Bad Circuit Design 11 - Using Split-Length Devices to replace a Cascode Structure


An example of split-length devices is seen in Fig. 24.21. In this figure splitting the length is used to

provide an indirect (to the high-impedance output of the diff-pair) current path for compensating the



Seen below M1T and M1B, with W/Ls of 20/2, are equivalent to a single MOSFET, M1, with a W/L

of 20/4. M2T and M2B are equivalent to M2. As discussed in the book, problem 6.14 on page 160, M1B

and M2B can never operate in the saturation region.


The bad design comes when one tries to move M1B and M2B into the saturation region by making M1T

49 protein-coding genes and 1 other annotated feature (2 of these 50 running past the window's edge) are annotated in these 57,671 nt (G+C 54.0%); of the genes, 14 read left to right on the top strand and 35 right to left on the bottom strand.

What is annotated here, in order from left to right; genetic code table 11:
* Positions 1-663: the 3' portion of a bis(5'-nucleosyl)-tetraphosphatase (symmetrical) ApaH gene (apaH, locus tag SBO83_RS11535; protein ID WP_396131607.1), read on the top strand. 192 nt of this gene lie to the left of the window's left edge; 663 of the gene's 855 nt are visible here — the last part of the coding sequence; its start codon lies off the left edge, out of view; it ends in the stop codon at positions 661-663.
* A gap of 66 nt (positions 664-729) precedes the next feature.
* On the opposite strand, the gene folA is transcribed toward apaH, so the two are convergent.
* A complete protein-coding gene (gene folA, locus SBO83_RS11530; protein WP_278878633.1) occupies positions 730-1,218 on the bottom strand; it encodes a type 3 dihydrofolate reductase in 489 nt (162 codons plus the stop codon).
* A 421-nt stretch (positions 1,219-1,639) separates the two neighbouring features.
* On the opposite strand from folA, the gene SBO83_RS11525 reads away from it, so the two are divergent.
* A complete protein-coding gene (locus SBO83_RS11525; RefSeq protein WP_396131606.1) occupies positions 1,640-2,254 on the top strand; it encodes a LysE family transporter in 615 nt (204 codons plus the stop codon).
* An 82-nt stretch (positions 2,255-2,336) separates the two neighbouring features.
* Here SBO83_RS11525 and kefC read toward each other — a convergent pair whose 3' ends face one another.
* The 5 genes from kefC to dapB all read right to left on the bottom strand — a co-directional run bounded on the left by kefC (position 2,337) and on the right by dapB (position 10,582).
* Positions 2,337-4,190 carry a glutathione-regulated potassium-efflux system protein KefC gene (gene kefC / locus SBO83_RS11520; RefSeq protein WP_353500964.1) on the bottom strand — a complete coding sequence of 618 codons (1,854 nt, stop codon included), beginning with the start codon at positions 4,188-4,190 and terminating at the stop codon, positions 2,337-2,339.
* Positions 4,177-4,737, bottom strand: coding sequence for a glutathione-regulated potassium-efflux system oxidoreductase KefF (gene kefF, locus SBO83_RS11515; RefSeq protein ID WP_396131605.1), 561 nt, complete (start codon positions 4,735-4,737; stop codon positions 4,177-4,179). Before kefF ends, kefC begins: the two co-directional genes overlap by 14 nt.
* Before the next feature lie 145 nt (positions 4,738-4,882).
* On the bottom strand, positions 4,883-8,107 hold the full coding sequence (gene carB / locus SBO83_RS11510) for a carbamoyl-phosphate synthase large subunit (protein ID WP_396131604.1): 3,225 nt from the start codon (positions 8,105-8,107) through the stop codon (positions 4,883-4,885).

and M2T both really wide (large W/L) so that each of their gate-source voltages move towards VTHN

(overdrive voltage moves towards zero). Then, for example, VDSM1B = VGSM1B - VTHN. Of course we can

never really get M1B or M2B quite into the saturation region so the split-length structure won't have

nearly as high of an output impedance as a cascode structure and thus it can't replace it.


Here we indicate that replacing a cascode structure with a split-length device is bad design, not just because

of the lower output impedance, but also because the fT of the M1T and M2T devices is inherently low.

We've driven their overdrive voltages towards zero. This, as discussed in the book, introduces unwanted low

frequency parasitic poles and thus poor time-domain behavior (see here for additional general comments).